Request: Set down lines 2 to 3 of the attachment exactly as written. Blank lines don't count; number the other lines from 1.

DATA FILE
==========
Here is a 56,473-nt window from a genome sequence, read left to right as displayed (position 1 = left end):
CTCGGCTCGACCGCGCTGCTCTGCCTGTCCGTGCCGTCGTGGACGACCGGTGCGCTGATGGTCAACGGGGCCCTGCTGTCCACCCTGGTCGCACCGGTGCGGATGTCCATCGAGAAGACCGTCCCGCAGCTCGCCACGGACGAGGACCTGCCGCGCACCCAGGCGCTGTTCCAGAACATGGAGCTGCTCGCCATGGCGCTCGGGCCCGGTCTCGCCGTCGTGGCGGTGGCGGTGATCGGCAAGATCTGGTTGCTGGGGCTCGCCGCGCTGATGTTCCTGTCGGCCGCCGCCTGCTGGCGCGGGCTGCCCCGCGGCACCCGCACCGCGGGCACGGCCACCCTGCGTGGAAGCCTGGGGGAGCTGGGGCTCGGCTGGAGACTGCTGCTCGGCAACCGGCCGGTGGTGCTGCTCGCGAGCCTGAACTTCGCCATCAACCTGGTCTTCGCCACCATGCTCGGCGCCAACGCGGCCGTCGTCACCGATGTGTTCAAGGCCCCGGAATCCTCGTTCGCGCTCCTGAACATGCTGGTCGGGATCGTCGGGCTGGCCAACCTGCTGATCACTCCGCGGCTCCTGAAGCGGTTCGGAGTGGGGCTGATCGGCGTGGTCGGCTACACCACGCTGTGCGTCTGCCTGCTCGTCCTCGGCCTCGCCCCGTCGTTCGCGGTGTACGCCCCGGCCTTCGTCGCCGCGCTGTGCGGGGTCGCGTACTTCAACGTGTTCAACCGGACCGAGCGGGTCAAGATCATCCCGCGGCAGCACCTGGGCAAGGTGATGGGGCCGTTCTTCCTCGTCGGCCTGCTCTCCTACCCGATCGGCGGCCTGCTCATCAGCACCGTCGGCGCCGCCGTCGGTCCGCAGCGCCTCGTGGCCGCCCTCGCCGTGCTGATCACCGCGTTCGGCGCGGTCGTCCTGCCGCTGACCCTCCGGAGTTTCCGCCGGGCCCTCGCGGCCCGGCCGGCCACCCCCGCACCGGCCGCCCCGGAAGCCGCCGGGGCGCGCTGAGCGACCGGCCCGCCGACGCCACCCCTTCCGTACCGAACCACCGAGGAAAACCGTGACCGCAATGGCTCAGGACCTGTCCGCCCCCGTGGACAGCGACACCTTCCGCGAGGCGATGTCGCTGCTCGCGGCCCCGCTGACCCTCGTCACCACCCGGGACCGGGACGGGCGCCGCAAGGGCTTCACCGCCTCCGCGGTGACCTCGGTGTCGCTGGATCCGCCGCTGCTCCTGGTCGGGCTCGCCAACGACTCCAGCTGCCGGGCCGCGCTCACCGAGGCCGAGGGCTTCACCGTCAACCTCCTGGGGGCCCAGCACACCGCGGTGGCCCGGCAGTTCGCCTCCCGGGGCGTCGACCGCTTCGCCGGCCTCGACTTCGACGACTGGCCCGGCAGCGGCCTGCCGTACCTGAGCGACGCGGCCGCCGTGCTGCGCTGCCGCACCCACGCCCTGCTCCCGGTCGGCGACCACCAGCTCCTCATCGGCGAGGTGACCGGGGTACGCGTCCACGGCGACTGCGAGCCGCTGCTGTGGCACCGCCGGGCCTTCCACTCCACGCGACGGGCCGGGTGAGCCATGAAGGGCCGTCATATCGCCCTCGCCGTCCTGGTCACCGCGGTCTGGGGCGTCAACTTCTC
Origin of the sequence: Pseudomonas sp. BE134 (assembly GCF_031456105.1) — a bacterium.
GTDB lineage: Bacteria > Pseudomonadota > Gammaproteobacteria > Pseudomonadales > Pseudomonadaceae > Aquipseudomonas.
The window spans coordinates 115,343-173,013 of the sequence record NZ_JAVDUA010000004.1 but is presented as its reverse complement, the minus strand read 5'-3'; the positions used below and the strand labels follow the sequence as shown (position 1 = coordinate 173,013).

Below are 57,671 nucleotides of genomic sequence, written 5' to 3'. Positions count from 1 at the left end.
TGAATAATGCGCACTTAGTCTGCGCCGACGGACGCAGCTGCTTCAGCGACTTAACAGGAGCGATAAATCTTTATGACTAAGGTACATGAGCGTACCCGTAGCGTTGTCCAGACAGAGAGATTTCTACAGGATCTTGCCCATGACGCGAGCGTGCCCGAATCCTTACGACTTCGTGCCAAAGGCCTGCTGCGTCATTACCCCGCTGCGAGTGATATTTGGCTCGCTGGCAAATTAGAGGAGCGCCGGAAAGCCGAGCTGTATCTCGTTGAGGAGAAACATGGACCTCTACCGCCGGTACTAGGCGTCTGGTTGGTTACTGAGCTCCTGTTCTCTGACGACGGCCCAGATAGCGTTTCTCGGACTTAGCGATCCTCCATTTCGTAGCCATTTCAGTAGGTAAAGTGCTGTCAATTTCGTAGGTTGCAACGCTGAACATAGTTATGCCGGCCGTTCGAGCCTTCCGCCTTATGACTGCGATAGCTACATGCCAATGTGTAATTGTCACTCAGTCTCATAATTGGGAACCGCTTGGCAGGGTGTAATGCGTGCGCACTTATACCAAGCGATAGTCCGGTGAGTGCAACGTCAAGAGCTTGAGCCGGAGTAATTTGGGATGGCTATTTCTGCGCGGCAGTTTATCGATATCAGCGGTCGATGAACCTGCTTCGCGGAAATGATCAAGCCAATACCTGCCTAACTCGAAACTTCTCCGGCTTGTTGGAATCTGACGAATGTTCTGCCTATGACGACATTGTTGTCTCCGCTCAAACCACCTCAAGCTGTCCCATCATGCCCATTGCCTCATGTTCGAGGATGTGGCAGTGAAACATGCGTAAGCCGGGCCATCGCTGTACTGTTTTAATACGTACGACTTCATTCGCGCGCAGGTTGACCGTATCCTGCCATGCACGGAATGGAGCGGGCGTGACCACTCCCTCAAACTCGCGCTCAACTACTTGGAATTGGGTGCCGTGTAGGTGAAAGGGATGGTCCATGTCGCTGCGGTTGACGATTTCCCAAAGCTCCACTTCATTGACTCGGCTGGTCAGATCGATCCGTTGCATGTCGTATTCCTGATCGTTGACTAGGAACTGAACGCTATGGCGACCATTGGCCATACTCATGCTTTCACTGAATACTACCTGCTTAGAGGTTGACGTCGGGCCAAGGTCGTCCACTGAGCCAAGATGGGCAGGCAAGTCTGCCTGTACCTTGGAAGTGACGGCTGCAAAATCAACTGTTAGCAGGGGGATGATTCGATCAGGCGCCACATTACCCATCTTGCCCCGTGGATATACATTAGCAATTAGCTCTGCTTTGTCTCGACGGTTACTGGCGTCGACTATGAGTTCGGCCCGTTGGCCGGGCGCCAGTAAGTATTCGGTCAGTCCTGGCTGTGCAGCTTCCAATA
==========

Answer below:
CTCGGCTCGACCGCGCTGCTCTGCCTGTCCGTGCCGTCGTGGACGACCGGTGCGCTGATGGTCAACGGGGCCCTGCTGTCCACCCTGGTCGCACCGGTGCGGATGTCCATCGAGAAGACCGTCCCGCAGCTCGCCACGGACGAGGACCTGCCGCGCACCCAGGCGCTGTTCCAGAACATGGAGCTGCTCGCCATGGCGCTCGGGCCCGGTCTCGCCGTCGTGGCGGTGGCGGTGATCGGCAAGATCTGGTTGCTGGGGCTCGCCGCGCTGATGTTCCTGTCGGCCGCCGCCTGCTGGCGCGGGCTGCCCCGCGGCACCCGCACCGCGGGCACGGCCACCCTGCGTGGAAGCCTGGGGGAGCTGGGGCTCGGCTGGAGACTGCTGCTCGGCAACCGGCCGGTGGTGCTGCTCGCGAGCCTGAACTTCGCCATCAACCTGGTCTTCGCCACCATGCTCGGCGCCAACGCGGCCGTCGTCACCGATGTGTTCAAGGCCCCGGAATCCTCGTTCGCGCTCCTGAACATGCTGGTCGGGATCGTCGGGCTGGCCAACCTGCTGATCACTCCGCGGCTCCTGAAGCGGTTCGGAGTGGGGCTGATCGGCGTGGTCGGCTACACCACGCTGTGCGTCTGCCTGCTCGTCCTCGGCCTCGCCCCGTCGTTCGCGGTGTACGCCCCGGCCTTCGTCGCCGCGCTGTGCGGGGTCGCGTACTTCAACGTGTTCAACCGGACCGAGCGGGTCAAGATCATCCCGCGGCAGCACCTGGGCAAGGTGATGGGGCCGTTCTTCCTCGTCGGCCTGCTCTCCTACCCGATCGGCGGCCTGCTCATCAGCACCGTCGGCGCCGCCGTCGGTCCGCAGCGCCTCGTGGCCGCCCTCGCCGTGCTGATCACCGCGTTCGGCGCGGTCGTCCTGCCGCTGACCCTCCGGAGTTTCCGCCGGGCCCTCGCGGCCCGGCCGGCCACCCCCGCACCGGCCGCCCCGGAAGCCGCCGGGGCGCGCTGAGCGACCGGCCCGCCGACGCCACCCCTTCCGTACCGAACCACCGAGGAAAACCGTGACCGCAATGGCTCAGGACCTGTCCGCCCCCGTGGACAGCGACACCTTCCGCGAGGCGATGTCGCTGCTCGCGGCCCCGCTGACCCTCGTCACCACCCGGGACCGGGACGGGCGCCGCAAGGGCTTCACCGCCTCCGCGGTGACCTCGGTGTCGCTGGATCCGCCGCTGCTCCTGGTCGGGCTCGCCAACGACTCCAGCTGCCGGGCCGCGCTCACCGAGGCCGAGGGCTTCACCGTCAACCTCCTGGGGGCCCAGCACACCGCGGTGGCCCGGCAGTTCGCCTCCCGGGGCGTCGACCGCTTCGCCGGCCTCGACTTCGACGACTGGCCCGGCAGCGGCCTGCCGTACCTGAGCGACGCGGCCGCCGTGCTGCGCTGCCGCACCCACGCCCTGCTCCCGGTCGGCGACCACCAGCTCCTCATCGGCGAGGTGACCGGGGTACGCGTCCACGGCGACTGCGAGCCGCTGCTGTGGCACCGCCGGGCCTTCCACTCCACGCGACGGGCCGGGTGAGCCATGAAGGGCCGTCATATCGCCCTCGCCGTCCTGGTCACCGCGGTCTGGGGCGTCAACTTCTC
Origin of the sequence: Pseudomonas sp. BE134 (assembly GCF_031456105.1) — a bacterium.